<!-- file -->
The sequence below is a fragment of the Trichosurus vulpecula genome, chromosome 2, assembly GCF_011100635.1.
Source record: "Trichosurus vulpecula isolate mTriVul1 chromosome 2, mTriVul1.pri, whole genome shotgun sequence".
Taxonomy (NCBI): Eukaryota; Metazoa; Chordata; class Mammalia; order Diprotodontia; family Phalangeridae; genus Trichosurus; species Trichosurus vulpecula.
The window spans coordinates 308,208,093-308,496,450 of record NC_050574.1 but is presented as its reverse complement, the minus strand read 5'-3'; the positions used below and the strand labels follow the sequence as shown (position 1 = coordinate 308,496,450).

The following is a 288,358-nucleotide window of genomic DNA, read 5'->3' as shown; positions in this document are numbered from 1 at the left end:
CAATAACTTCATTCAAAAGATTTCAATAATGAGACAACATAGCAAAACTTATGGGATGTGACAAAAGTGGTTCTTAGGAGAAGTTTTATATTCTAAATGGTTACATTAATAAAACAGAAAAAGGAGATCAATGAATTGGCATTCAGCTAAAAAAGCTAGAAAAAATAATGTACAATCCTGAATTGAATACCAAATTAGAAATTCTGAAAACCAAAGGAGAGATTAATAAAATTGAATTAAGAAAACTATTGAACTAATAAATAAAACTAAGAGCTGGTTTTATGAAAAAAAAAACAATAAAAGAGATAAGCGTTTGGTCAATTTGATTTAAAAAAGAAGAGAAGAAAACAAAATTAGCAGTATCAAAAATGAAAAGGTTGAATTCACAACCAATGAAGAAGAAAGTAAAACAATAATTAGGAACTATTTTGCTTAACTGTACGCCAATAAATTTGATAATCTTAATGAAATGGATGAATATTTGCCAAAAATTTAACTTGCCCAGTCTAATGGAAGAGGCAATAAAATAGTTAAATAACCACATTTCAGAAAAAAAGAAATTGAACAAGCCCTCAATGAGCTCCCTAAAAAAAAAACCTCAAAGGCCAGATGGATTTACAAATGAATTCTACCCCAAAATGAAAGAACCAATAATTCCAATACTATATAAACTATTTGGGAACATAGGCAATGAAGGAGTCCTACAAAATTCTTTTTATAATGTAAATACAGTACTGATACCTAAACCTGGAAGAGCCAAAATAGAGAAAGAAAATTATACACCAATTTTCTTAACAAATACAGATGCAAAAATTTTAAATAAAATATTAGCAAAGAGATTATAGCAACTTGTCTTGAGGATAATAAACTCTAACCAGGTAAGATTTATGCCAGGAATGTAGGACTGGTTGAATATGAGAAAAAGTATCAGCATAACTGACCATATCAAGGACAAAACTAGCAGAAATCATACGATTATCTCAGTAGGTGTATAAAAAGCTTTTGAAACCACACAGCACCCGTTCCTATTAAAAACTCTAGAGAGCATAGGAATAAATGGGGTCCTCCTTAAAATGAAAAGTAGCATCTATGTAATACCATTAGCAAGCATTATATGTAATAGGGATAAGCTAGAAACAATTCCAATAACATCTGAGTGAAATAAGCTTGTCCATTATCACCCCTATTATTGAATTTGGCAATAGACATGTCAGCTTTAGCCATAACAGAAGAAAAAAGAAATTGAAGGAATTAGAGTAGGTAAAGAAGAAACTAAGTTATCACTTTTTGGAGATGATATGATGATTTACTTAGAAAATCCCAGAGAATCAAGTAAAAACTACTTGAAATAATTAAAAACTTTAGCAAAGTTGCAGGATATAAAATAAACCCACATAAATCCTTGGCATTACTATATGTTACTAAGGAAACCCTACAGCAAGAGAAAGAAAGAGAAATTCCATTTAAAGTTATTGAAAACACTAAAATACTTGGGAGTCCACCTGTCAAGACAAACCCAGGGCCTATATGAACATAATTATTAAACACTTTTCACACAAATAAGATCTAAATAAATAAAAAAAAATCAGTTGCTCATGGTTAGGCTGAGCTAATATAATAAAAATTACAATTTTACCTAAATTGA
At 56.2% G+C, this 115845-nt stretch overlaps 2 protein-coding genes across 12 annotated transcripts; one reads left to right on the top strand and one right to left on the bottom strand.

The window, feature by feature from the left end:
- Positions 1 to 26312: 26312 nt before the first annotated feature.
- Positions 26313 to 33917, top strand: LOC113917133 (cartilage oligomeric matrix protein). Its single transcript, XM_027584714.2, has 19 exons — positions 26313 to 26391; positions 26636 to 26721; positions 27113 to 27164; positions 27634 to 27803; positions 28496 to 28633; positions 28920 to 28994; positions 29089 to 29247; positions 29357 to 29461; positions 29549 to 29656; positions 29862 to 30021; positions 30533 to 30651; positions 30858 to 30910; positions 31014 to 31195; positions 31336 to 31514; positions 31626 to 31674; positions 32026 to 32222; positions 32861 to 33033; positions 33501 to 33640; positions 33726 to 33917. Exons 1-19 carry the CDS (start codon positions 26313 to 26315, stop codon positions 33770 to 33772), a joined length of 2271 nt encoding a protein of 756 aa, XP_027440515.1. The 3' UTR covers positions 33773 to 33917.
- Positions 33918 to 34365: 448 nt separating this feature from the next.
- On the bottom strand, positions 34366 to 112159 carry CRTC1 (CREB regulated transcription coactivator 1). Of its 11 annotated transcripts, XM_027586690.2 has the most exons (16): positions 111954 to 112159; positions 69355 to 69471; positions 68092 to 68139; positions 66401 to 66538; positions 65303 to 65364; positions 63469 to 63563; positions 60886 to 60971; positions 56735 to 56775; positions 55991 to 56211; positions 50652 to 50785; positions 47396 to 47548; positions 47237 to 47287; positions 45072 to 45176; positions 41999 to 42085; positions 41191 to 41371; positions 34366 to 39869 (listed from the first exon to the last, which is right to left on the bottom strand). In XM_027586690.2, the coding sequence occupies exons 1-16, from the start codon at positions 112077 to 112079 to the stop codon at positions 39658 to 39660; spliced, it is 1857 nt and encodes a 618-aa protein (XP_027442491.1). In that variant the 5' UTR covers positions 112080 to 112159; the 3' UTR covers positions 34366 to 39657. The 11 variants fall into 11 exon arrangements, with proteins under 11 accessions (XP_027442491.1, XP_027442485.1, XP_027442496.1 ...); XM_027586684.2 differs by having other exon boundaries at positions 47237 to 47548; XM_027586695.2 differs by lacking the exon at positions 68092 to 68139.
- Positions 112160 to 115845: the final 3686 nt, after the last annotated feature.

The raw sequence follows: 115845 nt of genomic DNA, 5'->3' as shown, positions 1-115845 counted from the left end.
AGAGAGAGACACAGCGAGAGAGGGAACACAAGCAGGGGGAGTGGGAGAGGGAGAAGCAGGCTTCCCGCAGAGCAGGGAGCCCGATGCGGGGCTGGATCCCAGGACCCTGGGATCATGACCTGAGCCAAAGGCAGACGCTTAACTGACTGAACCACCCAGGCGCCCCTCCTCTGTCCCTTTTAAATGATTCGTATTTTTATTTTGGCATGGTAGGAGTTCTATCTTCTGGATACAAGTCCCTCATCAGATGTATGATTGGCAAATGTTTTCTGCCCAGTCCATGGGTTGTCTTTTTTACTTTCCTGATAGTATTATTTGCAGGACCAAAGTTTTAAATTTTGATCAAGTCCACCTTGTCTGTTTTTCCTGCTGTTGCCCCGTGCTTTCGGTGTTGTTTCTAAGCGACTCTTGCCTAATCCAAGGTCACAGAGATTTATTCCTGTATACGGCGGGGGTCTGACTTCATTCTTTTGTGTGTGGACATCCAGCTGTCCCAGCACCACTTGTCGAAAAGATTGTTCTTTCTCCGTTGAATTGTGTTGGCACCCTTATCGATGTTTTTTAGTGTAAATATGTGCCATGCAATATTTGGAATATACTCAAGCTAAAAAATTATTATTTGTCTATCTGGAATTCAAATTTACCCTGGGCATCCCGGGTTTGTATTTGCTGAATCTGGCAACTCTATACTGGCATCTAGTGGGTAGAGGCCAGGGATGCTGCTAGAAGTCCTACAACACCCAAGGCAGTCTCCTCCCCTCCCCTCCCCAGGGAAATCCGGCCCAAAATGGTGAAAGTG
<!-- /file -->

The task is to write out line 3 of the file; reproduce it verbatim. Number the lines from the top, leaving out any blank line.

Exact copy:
Taxonomy (NCBI): Eukaryota; Metazoa; Chordata; class Mammalia; order Diprotodontia; family Phalangeridae; genus Trichosurus; species Trichosurus vulpecula.